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Love is a strong word. A word of luxury. Truly a luxurious word tossed around by those with enough money in the bank and enough time to sit and ponder such notions. It gets batted around rather easily these days. I mean, sure, we liked it good enough. Standing on the shoulders of the ancients we liked it as they liked it and those before them the same. Children of the dirty south. Spawned from the bosom of the Dynamic Dekalb movement. Back when Mathis Dairy would deliver fresh milk to your doorstep. Back when we all drank milk. But hey what did we know, anyways. Maybe we were too strong for love. Too young. Too brash. Maybe a little reckless, a little dangerous. Back in those days you had to be. Anyone who’d give Strokers less than 5 stars would be taken to Arabia on a moonless night and thrown to the Waterheads. The bubblegum posse would sniff out love from a mile away and leave it in a shivering heap outside of Wax N Facts as you lay barefoot and beaten, stripped of your Air Jordans, the whole of Moreland weighed upon your brow. No sir, we didn’t have time for love. It was the golden age of the automobile and the marijuana cigar and the maltiest of malted liquors. Our 40 oz bottles stacked on the steps of the old Bass High School like the great pyramids of Egypt. Lowriders. ‘77 Sevilles. El Dorados. As the Roman’s raced chariots of fire, we cruised our parks and boulevards. Stone Mountain. Candler Road. Maddox. Our currency was Turtle’s coins and nickel bags of funk. After all was it not us whomst learned how to toke up with 55,000 of our closest friends in Piedmont Park in 1992. We yearned for freedom. But love? Who had the inclination to reflect upon such things. That was a word reserved for royalty of the highest order. A word reserved for the king of the public swimming pool who could bust the sickest gainer anyone ever saw still to this day. The mayor pro tem of Medlock. The de facto king of Decatur. The man named after the prophet Rodney with the homemade tattoo of a lightning bolt above the words Hot Rod, barely legible on his tan and sinewy bicep in the sweltering Atlanta sun, his silhouette almost angelic, engulfed in a haze of Newport smoke. Surely the book of love was written with the sweet smell of burning tobacco in mind. Love was a biscuit from Mamie’s. Love was confined to the sprawling parking lot at Mama’s on Covington Hwy on any given Friday night as the stars were barely glimpsed in the smog saturated sky through fogged up windows in a neon Geo Tracker whilst Kilo played on the disc changer and the alpine boomed and if only for a fleeting moment you held it all in the palm of your hand. Love was Brunswick stew with cracklin’ corn bread at Harold’s down near the penitentiary. Lost and found. And then lost again. That was our story. To the honeysuckle blue. On Macdougal. Lost in underground and found at Walter’s. Lost in the sauce. Found in the rooms. Like badges of honor we turned our 96Rock license plates upside down like albatross in a bizarre mating ritual. Our world was simple. And we liked it okay I guess. Citius. Altius. Fortius. Loving something which has grown into beauty is no feat. Love is the flower but like is the seed. Love itself does not sprout before like. Pledged in like. Redeemable in like only. Shout it from Redan to the West End. From Avondale Mall to the Prado. You might love ATL but we had the Omni and you’ll never even get anywhere close to that level. Heretofore she blossoms and is adored and loved, a flower born on the branch which was planted with like and humble toleration and tended with calloused hands and good intentions and plucky spirit. May she ever prosper. Yeah i’ll admit we liked it good enough. — Brandon Chonko.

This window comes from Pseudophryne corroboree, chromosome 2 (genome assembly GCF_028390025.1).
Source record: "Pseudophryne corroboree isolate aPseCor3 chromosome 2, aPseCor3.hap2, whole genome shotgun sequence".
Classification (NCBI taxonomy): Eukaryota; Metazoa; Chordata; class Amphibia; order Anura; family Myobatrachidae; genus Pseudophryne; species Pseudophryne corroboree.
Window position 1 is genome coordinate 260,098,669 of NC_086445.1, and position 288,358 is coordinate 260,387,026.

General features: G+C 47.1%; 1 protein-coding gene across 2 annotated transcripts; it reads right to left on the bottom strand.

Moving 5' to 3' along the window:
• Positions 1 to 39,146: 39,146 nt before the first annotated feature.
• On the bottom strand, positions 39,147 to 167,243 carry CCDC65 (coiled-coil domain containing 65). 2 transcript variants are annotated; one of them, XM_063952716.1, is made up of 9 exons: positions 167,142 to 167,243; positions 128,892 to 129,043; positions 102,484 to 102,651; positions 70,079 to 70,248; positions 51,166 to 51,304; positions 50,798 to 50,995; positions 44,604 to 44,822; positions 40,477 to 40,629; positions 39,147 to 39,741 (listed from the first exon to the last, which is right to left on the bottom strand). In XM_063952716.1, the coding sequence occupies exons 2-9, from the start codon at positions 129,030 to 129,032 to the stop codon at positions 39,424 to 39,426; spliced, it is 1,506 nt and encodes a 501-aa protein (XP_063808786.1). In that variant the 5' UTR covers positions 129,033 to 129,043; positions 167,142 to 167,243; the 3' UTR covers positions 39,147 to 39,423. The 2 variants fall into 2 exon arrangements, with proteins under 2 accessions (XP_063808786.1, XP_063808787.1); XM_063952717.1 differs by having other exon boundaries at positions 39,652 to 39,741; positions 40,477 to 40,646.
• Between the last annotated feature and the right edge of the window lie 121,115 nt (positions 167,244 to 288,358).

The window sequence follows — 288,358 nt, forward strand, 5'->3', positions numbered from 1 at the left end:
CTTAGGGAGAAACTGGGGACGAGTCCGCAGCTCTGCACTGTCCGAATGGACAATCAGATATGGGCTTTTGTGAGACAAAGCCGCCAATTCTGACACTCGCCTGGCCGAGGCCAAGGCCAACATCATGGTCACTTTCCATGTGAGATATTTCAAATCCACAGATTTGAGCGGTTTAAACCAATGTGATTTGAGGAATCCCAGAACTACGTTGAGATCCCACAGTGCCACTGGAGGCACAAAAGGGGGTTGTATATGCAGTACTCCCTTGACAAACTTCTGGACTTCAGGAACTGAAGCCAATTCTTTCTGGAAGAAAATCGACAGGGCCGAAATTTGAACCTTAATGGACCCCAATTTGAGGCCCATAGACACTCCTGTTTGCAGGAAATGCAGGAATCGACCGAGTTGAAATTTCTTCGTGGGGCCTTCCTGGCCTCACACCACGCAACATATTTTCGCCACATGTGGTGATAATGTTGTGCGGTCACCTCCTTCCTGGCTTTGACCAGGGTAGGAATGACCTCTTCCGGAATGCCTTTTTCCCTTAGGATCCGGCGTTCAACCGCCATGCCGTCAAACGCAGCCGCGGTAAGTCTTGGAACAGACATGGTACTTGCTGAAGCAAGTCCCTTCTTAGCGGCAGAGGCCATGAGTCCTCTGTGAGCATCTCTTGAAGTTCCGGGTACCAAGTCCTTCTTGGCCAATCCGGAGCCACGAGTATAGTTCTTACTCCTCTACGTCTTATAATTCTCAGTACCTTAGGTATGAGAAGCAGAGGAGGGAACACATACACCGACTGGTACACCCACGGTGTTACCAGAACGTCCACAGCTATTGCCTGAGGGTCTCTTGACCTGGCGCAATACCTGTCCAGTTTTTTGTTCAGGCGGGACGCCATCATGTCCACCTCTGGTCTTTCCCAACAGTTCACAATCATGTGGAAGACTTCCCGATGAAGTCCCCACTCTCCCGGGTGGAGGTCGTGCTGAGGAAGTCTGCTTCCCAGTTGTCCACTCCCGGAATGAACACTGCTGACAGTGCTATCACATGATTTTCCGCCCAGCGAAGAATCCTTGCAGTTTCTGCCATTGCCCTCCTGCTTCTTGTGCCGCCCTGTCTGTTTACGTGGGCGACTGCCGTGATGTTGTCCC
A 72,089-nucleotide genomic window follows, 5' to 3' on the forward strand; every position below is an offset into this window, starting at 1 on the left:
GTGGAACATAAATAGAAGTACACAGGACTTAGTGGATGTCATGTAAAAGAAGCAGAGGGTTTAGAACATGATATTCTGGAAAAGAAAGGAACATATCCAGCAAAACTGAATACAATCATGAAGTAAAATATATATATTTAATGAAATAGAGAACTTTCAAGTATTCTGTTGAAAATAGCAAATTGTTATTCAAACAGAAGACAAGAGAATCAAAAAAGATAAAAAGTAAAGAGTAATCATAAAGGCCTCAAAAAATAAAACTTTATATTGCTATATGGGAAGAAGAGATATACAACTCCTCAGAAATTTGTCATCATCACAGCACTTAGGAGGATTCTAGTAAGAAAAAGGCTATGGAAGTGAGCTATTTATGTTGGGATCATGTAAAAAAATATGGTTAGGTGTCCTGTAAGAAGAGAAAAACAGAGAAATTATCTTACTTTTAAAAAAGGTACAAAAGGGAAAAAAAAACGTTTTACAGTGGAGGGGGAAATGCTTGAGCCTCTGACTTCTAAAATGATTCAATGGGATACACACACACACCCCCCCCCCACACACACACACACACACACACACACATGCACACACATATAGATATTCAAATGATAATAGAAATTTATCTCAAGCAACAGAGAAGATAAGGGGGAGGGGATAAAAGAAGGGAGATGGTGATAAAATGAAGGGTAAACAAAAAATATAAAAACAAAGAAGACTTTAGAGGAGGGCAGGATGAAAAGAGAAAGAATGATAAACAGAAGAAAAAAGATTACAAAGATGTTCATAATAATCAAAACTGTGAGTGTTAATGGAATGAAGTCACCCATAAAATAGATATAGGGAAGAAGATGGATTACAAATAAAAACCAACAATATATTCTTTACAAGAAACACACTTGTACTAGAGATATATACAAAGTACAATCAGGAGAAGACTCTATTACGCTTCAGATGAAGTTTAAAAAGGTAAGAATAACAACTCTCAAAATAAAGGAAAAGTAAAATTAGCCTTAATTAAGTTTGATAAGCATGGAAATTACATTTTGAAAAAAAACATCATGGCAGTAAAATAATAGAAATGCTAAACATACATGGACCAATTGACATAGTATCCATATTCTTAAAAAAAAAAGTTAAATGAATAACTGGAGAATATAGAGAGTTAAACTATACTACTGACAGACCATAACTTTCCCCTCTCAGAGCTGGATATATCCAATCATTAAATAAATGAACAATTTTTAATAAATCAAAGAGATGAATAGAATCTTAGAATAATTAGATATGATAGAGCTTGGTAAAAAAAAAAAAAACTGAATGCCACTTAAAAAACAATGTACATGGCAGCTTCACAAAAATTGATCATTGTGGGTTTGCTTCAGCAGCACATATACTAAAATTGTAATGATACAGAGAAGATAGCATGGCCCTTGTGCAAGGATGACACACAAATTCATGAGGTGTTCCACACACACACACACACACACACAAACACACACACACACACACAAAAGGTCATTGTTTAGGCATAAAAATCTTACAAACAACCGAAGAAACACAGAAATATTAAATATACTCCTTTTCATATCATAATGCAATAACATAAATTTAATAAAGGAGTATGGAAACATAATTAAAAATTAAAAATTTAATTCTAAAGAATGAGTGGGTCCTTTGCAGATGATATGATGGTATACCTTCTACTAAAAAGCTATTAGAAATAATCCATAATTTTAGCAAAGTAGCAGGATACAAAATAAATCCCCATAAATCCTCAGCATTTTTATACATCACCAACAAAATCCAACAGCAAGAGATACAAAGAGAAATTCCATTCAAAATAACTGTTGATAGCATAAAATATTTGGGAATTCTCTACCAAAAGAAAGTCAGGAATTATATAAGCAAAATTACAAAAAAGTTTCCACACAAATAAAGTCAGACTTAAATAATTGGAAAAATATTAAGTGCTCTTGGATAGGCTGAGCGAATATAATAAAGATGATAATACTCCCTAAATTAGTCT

Collaboration with Brandon Chonko of Grassroots Farms.
• 100% jersey knit cotton
• Fabric weight: 6 oz
• Long sleeve, ribbed cuffs
• White with green print on front